But those efforts created a backlash, conservatives say. And Cruz won’t even endorse his Texas colleague Cornyn, the minority whip, in his primary fight. “The establishment signaled very early in this election that they were going to be hostile to the grassroots,” says Matt Hoskins, executive director of the Senate Conservatives Fund, a group that’s been helping to bankroll primary challengers. “They sent a message that said, ‘We don’t care what you think, we don’t value your opinion, and we’re going to muscle you out.’”
Tempers ran especially hot during October’s government shutdown, when conservatives resented Senate leaders for abandoning a mission to blunt President Barack Obama’s health-care-reform law. By the time the conservative website Breitbart reported last month that McConnell had said during a conference call that the Tea Party movement is “nothing but a bunch of bullies” whom he would “punch … in the nose,” activists were ready to believe the worst. It mattered little when the Washington Examiner made it clear McConnell had only used that language about the Senate Conservatives Fund specifically.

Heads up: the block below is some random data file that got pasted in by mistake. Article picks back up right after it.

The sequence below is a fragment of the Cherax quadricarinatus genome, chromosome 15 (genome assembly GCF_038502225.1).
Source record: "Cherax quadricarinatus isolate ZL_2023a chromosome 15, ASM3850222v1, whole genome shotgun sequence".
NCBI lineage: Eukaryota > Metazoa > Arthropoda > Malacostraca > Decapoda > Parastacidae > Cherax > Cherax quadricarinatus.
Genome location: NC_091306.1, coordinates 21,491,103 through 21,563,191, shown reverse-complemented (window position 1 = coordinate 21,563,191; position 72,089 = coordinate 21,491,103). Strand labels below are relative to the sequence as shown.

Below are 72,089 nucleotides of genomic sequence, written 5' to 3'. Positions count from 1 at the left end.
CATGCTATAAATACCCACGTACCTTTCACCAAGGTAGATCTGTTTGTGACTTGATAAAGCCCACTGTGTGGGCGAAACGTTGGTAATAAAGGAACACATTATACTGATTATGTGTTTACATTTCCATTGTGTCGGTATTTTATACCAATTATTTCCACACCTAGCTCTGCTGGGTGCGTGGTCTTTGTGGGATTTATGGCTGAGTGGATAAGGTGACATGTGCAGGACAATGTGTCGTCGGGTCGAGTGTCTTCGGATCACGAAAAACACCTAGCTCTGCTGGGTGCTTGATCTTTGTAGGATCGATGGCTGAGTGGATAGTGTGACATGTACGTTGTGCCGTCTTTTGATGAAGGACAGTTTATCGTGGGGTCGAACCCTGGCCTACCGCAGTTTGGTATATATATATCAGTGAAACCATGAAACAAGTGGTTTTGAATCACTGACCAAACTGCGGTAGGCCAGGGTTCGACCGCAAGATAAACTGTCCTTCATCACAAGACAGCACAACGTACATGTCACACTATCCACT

“What we’ve seen over the last few months is unprecedented hostility from the party leaders in Washington toward their own voters and their own base of support,” Hoskins says.
Establishment-friendly Republicans, not surprisingly, see things quite differently. They argue they’re the ones leading a backlash against overzealous conservatives ready to nominate time-bomb candidates like Christine O’Donnell and Todd Akin, who will drop tone-deaf lines about witchcraft and “legitimate rape” just in time to blow winnable races.